May 1, 2013 — A new report on barriers to women in business, the result of a joint initiative of The Asia Foundation, the Department of State, and the Asia-Pacific Economic Cooperation (APEC) was publicly released on March 11 at the U.S. Mission to the United Nations in New York. Held in conjunction with the 57th Commission on the Status of Women, The Asia Foundation’s Nina Merchant-Vega and Kate Bollinger presented key findings from Access to Trade and Growth of Women’s SMEs in APEC Developing Economies: Evaluating Business Environments in Malaysia â€“ Philippines â€“ Thailand.
The research, which included quantitative and qualitative research in each Southeast Asian country, suggests a distinct set of economic, political and social factors that affect women-run and -owned small and medium-sized enterprises (SMEs). Some of the most telling findings stress the significant benefit that support networks and role models have on businesses. The report found that women-owned firms that interact with business associations are on average 38 percent larger than those that do not.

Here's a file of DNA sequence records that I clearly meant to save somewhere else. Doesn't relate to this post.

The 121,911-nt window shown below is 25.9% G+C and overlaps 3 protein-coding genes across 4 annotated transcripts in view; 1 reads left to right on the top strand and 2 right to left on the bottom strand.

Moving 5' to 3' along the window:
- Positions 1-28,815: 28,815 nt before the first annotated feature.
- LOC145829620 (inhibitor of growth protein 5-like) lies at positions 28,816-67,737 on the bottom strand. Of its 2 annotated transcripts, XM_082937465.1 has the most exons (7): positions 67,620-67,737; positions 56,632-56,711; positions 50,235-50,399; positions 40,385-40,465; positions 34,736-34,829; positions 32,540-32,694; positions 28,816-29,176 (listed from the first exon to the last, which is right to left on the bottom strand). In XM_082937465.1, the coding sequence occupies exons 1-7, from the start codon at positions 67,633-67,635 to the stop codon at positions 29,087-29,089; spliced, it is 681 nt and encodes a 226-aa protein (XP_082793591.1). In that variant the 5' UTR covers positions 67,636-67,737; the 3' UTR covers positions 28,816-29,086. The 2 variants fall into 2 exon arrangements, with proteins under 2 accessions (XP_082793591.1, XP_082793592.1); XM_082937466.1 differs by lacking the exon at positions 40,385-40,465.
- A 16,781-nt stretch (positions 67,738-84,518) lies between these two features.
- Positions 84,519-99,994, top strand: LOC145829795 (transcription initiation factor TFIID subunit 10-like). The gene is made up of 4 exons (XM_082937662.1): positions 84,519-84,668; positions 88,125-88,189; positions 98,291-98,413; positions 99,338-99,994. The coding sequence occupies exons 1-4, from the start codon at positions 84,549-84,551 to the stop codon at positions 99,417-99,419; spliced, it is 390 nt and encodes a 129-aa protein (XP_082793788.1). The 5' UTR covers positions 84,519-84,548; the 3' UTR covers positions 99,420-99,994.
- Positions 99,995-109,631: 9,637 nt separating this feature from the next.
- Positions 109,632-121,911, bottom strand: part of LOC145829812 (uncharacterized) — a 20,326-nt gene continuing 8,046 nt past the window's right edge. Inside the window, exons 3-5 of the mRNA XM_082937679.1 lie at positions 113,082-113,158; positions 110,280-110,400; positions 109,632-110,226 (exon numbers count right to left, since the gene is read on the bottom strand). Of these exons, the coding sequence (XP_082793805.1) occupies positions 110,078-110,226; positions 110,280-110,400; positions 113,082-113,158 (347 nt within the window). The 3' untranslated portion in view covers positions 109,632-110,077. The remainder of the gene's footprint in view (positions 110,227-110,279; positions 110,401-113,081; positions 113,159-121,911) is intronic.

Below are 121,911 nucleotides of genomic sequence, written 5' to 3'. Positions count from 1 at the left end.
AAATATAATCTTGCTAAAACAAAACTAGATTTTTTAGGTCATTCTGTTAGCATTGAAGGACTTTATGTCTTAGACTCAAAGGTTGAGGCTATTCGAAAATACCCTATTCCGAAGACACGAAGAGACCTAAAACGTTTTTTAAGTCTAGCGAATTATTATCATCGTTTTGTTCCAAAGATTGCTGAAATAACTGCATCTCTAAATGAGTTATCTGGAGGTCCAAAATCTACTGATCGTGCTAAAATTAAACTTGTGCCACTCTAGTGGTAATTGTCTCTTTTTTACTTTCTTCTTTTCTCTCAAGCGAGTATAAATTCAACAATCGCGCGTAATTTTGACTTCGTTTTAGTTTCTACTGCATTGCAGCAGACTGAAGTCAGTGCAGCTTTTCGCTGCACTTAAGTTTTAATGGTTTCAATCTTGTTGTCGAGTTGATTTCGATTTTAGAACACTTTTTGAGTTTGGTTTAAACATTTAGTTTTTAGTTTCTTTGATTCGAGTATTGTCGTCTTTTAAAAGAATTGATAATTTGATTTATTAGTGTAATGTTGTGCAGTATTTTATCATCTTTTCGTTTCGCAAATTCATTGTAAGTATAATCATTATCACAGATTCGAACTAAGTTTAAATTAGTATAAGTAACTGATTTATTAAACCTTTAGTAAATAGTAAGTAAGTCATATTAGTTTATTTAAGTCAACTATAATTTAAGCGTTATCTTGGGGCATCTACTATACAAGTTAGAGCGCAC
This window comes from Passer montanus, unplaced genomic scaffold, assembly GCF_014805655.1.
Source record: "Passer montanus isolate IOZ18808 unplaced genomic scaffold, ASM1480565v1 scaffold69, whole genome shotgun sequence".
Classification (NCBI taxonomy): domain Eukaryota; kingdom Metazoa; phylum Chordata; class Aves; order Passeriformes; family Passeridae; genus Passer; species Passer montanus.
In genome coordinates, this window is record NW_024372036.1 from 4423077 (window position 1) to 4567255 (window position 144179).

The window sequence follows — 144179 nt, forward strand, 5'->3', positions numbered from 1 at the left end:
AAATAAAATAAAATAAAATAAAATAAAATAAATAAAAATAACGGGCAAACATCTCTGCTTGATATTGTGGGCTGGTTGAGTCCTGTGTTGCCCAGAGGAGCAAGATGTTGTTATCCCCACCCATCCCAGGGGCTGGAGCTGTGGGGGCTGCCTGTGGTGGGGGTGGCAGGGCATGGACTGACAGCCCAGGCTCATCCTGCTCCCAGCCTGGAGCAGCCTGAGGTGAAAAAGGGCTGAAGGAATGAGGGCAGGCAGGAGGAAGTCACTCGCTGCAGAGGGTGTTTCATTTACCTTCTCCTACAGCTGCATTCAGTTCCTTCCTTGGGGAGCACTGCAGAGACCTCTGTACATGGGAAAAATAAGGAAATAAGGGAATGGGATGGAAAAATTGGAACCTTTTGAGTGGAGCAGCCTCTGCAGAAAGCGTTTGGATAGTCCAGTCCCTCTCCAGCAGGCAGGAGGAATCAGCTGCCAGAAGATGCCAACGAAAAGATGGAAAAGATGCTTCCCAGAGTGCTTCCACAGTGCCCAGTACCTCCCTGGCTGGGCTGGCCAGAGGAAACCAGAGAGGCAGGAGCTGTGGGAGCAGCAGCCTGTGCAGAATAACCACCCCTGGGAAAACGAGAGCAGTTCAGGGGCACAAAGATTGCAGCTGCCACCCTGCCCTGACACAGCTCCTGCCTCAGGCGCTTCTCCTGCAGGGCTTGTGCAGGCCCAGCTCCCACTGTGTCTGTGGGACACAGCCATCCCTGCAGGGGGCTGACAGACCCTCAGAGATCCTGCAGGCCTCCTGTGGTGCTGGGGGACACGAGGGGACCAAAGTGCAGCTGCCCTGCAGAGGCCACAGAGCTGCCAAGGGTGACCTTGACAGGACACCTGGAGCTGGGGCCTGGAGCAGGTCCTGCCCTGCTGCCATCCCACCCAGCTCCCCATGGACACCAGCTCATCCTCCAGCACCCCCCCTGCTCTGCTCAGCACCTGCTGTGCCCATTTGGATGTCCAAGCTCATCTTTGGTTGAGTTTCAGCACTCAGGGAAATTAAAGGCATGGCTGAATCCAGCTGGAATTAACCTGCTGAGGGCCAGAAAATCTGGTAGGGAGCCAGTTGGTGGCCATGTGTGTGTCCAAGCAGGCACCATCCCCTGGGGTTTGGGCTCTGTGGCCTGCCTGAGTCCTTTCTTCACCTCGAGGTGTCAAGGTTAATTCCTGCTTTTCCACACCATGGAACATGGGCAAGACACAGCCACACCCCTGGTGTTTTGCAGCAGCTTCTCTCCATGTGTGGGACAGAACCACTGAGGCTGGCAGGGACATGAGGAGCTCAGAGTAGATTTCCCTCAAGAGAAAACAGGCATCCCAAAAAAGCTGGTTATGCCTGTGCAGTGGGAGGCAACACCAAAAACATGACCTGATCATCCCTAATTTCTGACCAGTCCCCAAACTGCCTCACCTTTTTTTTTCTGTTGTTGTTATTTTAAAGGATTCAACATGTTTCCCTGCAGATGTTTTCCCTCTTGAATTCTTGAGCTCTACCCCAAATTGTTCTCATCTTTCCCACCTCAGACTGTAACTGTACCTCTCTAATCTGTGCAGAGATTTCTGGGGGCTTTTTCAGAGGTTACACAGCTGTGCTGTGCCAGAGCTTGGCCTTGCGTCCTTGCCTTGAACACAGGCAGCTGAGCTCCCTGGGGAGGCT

However, across countries surveyed, a higher percentage of women business owners compared to men reported never interacting with business associations. The full report and video featuring interviews with women entrepreneurs is available here.
In order to share findings more broadly, The Asia Foundation is holding a Businesswomen’s Networking Workshop in Malaysia in May with businesswomen from across the region. In September, the Foundation will present the findings at APEC’s Women’s Economic Forum in Bali, Indonesia, and, in October, Asia Foundation President David D. Arnold will join the APEC CEO Summit.